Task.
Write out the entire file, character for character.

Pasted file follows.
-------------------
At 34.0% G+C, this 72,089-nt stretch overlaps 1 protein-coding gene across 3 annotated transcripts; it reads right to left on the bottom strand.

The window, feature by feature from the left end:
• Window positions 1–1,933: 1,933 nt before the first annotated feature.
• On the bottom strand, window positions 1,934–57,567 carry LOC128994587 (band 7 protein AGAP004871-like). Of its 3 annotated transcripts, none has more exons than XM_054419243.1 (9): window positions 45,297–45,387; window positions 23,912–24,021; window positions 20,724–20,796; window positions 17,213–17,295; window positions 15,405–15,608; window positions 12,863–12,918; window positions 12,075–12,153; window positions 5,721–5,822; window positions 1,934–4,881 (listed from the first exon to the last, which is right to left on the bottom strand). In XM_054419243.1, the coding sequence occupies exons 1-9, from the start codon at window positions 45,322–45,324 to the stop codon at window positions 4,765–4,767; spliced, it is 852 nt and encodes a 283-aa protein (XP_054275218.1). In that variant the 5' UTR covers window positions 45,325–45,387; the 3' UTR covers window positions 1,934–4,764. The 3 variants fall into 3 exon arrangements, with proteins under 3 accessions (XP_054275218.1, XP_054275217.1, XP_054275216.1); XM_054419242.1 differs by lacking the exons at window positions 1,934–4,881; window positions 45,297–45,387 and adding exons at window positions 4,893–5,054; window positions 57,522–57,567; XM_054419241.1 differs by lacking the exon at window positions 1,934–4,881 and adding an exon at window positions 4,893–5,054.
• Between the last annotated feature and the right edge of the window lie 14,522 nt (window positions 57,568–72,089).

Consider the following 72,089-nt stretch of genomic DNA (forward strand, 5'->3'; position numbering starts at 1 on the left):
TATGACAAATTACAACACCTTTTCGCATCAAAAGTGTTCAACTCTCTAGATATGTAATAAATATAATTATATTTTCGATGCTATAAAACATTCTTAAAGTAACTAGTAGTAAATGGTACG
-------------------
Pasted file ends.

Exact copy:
At 34.0% G+C, this 72,089-nt stretch overlaps 1 protein-coding gene across 3 annotated transcripts; it reads right to left on the bottom strand.

The window, feature by feature from the left end:
• Window positions 1–1,933: 1,933 nt before the first annotated feature.
• On the bottom strand, window positions 1,934–57,567 carry LOC128994587 (band 7 protein AGAP004871-like). Of its 3 annotated transcripts, none has more exons than XM_054419243.1 (9): window positions 45,297–45,387; window positions 23,912–24,021; window positions 20,724–20,796; window positions 17,213–17,295; window positions 15,405–15,608; window positions 12,863–12,918; window positions 12,075–12,153; window positions 5,721–5,822; window positions 1,934–4,881 (listed from the first exon to the last, which is right to left on the bottom strand). In XM_054419243.1, the coding sequence occupies exons 1-9, from the start codon at window positions 45,322–45,324 to the stop codon at window positions 4,765–4,767; spliced, it is 852 nt and encodes a 283-aa protein (XP_054275218.1). In that variant the 5' UTR covers window positions 45,325–45,387; the 3' UTR covers window positions 1,934–4,764. The 3 variants fall into 3 exon arrangements, with proteins under 3 accessions (XP_054275218.1, XP_054275217.1, XP_054275216.1); XM_054419242.1 differs by lacking the exons at window positions 1,934–4,881; window positions 45,297–45,387 and adding exons at window positions 4,893–5,054; window positions 57,522–57,567; XM_054419241.1 differs by lacking the exon at window positions 1,934–4,881 and adding an exon at window positions 4,893–5,054.
• Between the last annotated feature and the right edge of the window lie 14,522 nt (window positions 57,568–72,089).

Consider the following 72,089-nt stretch of genomic DNA (forward strand, 5'->3'; position numbering starts at 1 on the left):
TATGACAAATTACAACACCTTTTCGCATCAAAAGTGTTCAACTCTCTAGATATGTAATAAATATAATTATATTTTCGATGCTATAAAACATTCTTAAAGTAACTAGTAGTAAATGGTACG